Actually, the laws behind evolution demand that I sleep when I’m tired, and eat when I’m hungry. The laws of physics, on the other hand, control my behaviour by way of neurochemistries that don’t need to exist at all. The laws of physics can very well force me to think that you are real, even when you aren’t. Think about it: in order to say that the laws of nature are constant, you have to remember the past, but if the laws of physics change, then your memories will also change. Because your brain obeys chemological and biological forces, it would also be forced to have false memories. Given that you have no reason for physical laws, your ideas of the origin of morality and consciousness fall apart at the seams: there is no reason for your observations about evolution to be true.

                    People giving money when they are poor would imply compassion, if they are giving it to people who need it. Fasting when they are hungry only works if they had instructions from God (I doubt that fasting has been commanded recently, but I won’t guess either!). Praying for things that hardly happen fails to understand the thing prayer is mostly for: direct communication with God. He promises to grant needs, maybe wants, in accordance to His will, but I think that that is it.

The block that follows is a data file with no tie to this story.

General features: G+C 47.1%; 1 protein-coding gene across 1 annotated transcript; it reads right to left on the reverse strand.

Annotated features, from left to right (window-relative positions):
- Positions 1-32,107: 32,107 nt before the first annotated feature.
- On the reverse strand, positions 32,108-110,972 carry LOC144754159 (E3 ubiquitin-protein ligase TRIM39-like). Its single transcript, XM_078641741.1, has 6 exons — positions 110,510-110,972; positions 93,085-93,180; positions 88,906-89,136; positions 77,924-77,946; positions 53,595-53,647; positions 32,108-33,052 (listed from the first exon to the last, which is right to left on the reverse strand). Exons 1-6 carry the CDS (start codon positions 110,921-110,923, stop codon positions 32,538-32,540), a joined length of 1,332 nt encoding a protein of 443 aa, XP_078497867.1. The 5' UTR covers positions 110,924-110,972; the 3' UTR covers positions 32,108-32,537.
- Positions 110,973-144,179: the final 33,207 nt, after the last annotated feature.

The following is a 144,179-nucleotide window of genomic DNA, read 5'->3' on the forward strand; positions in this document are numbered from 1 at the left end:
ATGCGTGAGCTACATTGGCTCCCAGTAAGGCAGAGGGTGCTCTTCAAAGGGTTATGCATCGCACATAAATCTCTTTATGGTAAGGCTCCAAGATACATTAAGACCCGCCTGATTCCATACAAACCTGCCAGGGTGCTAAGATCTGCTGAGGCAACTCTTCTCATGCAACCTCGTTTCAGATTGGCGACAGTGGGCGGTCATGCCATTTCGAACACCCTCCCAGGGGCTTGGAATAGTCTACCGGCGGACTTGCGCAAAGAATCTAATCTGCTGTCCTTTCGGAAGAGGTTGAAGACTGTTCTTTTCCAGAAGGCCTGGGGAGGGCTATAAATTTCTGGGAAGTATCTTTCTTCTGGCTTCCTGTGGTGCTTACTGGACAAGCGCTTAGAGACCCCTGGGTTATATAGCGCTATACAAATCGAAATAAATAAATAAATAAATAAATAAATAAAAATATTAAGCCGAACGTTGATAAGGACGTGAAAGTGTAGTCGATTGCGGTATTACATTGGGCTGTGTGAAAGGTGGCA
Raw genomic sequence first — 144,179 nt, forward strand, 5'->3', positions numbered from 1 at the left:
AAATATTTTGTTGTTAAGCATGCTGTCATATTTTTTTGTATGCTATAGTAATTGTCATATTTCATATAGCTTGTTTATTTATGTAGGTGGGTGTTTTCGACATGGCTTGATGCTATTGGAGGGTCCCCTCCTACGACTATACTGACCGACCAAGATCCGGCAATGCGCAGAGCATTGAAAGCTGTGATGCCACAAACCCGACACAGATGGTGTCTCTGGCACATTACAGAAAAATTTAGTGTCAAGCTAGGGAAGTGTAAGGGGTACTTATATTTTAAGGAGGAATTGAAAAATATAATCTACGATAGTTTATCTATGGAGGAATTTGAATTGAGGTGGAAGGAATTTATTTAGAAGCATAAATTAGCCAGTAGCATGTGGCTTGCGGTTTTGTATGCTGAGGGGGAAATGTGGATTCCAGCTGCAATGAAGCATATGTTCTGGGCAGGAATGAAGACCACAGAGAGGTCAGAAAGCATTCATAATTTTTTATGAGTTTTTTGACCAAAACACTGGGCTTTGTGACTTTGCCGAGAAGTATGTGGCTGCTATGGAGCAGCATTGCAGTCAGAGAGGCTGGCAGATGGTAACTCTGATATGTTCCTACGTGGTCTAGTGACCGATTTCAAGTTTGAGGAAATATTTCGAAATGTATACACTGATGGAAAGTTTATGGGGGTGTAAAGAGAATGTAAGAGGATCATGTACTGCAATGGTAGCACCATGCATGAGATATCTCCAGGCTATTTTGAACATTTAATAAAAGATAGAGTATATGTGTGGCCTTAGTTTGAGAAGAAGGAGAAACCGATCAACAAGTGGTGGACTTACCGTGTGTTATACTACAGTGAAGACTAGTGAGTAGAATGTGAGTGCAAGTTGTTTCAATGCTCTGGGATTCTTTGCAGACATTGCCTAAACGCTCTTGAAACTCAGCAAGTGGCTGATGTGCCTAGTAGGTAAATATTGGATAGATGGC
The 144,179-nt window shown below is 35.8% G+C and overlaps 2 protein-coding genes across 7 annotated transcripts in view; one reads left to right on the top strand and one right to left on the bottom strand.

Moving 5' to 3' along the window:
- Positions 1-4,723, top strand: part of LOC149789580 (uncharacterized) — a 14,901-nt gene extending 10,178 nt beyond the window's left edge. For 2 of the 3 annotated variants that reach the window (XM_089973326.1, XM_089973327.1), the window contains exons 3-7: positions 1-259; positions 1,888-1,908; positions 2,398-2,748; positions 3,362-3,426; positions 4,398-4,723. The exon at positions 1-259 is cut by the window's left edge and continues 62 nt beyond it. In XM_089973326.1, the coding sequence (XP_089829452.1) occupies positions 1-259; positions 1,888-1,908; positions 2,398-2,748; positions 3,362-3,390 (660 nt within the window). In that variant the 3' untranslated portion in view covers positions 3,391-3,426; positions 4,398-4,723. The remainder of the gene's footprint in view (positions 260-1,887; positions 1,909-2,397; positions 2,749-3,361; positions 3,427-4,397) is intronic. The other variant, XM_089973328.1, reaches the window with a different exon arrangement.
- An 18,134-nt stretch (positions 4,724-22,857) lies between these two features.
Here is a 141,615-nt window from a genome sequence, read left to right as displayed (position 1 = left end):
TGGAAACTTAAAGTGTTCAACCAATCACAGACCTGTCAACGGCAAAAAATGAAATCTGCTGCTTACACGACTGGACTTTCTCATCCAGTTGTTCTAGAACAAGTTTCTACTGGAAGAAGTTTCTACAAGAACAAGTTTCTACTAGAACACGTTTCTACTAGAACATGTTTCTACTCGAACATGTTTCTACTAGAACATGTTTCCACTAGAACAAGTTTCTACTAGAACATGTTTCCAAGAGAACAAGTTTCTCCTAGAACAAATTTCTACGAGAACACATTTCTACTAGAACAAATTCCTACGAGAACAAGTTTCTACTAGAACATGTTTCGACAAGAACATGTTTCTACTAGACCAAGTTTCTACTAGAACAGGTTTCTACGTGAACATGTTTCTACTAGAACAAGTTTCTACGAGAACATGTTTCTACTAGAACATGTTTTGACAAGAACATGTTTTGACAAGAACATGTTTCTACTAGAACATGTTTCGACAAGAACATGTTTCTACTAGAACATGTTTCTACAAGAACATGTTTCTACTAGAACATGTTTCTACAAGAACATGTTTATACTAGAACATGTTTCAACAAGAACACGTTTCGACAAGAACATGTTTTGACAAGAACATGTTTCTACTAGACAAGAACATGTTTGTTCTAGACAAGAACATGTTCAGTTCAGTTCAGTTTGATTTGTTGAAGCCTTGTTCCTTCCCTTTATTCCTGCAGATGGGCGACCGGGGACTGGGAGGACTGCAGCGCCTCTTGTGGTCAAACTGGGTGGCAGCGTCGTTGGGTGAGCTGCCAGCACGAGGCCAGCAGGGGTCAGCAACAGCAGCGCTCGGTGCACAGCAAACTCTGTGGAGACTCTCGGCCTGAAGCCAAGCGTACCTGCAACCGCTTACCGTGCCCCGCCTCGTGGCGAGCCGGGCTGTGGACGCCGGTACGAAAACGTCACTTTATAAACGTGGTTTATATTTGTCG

• Martin Lagerwey says:

      Hello Perry
      As a naturalist (distinct from a supernaturalist) I find miracles hard to accept and believe that all things follow natural laws distinct from divine laws, whatever they are. I admire most of what you say because it seems well thought out rather than regurgitated.
      I have one question which seems to me to be a contradiction in Christian theology.
      Since Jesus died for the sins of mankind, shouldn’t he be dead still? If the debt is now paid since he did die and can now be resurrected, then why didn’t God just raise Adam, and Eve, and everybody. If I owe you $1000 and then pay you back, you won’t return it to me once the debt is paid. Christians that I have asked cannot comprehend the question at all. I expect that you will. Thanks Martin

      • perrymarshall says:

        It’s essential to Christian theology that Christ rise from the dead, that He defeat death. Otherwise what is the point?

        I might not be understanding your question. Maybe you’re asking why everyone hasn’t already risen from the dead? In my opinion the answer to that question is, God has a whole plan of bringing the kingdom from heaven to earth, and in time that plan will be fulfilled.